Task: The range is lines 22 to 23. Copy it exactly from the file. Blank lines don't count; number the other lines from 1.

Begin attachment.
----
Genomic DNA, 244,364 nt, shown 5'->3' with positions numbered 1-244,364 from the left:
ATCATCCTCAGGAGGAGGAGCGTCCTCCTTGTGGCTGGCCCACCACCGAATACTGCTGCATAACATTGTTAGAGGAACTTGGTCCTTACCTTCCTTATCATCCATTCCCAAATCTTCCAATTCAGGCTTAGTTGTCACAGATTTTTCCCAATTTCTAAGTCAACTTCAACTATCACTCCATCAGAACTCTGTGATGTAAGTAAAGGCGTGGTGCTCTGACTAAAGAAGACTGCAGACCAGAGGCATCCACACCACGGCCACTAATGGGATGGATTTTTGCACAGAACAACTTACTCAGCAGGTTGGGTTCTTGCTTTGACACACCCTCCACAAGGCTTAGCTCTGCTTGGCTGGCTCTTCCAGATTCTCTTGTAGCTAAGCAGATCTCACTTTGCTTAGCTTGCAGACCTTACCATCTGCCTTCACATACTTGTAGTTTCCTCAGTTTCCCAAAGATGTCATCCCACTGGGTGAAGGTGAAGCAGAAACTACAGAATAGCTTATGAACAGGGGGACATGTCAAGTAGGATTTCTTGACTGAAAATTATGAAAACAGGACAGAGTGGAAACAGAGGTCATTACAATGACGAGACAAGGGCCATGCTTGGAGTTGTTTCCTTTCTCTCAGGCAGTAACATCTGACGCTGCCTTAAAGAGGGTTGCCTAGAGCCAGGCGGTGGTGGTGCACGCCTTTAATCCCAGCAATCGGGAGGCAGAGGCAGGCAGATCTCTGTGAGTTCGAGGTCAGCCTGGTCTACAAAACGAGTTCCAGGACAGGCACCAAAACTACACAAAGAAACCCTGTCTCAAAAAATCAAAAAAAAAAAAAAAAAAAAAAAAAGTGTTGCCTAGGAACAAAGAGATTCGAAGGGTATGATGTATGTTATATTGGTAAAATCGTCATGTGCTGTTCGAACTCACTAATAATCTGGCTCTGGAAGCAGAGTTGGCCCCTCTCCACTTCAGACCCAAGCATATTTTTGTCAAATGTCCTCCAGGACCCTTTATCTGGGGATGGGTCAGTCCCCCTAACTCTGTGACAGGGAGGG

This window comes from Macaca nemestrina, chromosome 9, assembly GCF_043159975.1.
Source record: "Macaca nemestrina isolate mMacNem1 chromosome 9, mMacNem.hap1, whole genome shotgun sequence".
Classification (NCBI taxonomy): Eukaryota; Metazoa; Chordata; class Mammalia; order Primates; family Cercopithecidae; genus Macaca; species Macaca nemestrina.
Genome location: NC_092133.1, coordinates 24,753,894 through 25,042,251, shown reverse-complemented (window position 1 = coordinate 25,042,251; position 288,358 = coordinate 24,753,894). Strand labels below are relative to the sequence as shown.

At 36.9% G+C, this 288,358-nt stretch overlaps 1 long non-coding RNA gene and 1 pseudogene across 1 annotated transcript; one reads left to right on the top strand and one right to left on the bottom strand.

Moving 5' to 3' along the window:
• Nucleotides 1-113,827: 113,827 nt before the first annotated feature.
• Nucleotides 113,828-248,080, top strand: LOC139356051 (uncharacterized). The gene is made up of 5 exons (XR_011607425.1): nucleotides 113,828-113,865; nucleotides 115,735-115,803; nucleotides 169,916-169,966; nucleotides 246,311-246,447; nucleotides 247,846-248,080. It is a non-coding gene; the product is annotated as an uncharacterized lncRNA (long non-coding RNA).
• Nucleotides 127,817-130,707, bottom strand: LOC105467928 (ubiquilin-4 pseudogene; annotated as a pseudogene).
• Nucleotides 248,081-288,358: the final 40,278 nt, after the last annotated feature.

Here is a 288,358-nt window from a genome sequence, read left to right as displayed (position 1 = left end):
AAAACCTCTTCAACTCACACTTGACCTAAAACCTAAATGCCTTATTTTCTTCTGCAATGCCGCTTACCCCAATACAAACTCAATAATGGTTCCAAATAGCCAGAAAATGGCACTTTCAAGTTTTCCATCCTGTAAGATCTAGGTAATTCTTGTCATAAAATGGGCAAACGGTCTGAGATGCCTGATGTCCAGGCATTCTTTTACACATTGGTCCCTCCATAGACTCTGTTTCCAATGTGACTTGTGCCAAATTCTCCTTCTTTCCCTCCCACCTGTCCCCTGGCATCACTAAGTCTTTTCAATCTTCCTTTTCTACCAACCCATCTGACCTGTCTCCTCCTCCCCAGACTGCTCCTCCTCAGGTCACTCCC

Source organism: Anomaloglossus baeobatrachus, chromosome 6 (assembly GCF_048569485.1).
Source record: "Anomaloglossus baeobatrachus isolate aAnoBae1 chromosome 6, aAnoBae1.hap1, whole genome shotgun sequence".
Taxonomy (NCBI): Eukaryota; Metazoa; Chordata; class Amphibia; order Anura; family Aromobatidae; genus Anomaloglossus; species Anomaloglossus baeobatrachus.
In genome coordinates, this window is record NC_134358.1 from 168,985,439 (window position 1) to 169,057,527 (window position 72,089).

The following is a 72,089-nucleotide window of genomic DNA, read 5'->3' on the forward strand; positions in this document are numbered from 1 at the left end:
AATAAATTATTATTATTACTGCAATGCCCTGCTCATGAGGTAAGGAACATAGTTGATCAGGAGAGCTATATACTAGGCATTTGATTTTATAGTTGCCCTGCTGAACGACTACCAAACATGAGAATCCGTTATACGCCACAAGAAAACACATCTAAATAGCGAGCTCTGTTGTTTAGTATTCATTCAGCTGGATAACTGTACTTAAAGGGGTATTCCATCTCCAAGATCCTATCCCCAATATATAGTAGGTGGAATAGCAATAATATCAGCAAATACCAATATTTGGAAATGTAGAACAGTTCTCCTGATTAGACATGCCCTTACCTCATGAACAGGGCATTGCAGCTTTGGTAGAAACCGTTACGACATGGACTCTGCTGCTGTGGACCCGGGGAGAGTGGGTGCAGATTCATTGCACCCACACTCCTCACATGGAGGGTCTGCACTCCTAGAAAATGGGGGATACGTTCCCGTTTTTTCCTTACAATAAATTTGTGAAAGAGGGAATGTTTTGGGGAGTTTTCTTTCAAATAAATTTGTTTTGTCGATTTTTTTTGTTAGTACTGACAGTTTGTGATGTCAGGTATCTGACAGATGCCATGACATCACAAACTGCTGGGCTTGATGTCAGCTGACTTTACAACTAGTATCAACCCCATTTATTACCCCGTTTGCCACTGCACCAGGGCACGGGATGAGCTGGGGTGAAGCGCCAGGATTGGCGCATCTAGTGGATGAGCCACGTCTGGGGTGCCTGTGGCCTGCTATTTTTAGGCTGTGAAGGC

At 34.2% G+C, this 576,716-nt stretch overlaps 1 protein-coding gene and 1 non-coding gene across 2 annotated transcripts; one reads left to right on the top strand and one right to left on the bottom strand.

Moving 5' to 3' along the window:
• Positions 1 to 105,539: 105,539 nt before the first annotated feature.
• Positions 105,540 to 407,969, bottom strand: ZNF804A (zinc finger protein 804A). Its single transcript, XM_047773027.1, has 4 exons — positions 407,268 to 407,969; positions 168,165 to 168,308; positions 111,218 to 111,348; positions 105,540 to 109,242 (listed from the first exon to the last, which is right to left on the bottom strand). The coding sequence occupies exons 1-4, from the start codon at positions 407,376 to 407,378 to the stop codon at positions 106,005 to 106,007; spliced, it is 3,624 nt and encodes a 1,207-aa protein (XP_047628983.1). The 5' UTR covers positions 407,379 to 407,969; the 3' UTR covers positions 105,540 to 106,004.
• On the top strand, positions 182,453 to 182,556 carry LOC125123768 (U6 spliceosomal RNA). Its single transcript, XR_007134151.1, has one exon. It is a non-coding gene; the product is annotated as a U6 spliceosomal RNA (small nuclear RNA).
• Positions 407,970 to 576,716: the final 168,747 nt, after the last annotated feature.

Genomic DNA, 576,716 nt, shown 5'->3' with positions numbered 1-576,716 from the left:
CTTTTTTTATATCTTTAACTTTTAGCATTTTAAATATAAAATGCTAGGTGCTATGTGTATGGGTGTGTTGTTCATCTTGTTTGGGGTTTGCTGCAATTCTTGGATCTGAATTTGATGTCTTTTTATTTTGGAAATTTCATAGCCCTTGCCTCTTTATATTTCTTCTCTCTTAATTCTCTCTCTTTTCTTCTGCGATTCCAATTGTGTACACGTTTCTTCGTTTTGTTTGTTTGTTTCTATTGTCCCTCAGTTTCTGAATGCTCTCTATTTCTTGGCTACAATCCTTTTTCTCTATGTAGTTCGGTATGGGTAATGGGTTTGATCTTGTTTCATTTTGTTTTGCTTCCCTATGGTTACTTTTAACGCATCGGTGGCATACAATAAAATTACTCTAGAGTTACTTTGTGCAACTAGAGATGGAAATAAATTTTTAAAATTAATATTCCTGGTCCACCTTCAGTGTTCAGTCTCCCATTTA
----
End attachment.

Moving 5' to 3' along the window:
• Positions 1 to 105,539: 105,539 nt before the first annotated feature.